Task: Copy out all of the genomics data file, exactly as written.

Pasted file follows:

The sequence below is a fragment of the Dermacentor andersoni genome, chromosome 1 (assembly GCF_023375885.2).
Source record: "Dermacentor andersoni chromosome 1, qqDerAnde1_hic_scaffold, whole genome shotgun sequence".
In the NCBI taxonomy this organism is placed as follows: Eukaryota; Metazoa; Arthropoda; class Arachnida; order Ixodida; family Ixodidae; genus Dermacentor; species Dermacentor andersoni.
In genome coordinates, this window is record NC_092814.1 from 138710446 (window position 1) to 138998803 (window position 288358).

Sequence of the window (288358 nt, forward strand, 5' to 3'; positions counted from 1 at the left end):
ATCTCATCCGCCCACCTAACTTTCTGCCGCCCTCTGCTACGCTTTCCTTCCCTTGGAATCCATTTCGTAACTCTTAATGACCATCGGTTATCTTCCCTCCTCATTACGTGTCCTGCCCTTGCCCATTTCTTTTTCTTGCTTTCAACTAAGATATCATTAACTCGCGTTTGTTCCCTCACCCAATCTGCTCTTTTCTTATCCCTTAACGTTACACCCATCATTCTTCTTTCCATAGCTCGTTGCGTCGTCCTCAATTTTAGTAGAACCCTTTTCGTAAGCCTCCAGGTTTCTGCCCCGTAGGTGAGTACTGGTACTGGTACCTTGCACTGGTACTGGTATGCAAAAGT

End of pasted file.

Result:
The sequence below is a fragment of the Dermacentor andersoni genome, chromosome 1 (assembly GCF_023375885.2).
Source record: "Dermacentor andersoni chromosome 1, qqDerAnde1_hic_scaffold, whole genome shotgun sequence".
In the NCBI taxonomy this organism is placed as follows: Eukaryota; Metazoa; Arthropoda; class Arachnida; order Ixodida; family Ixodidae; genus Dermacentor; species Dermacentor andersoni.
In genome coordinates, this window is record NC_092814.1 from 138710446 (window position 1) to 138998803 (window position 288358).

Sequence of the window (288358 nt, forward strand, 5' to 3'; positions counted from 1 at the left end):
ATCTCATCCGCCCACCTAACTTTCTGCCGCCCTCTGCTACGCTTTCCTTCCCTTGGAATCCATTTCGTAACTCTTAATGACCATCGGTTATCTTCCCTCCTCATTACGTGTCCTGCCCTTGCCCATTTCTTTTTCTTGCTTTCAACTAAGATATCATTAACTCGCGTTTGTTCCCTCACCCAATCTGCTCTTTTCTTATCCCTTAACGTTACACCCATCATTCTTCTTTCCATAGCTCGTTGCGTCGTCCTCAATTTTAGTAGAACCCTTTTCGTAAGCCTCCAGGTTTCTGCCCCGTAGGTGAGTACTGGTACTGGTACCTTGCACTGGTACTGGTATGCAAAAGT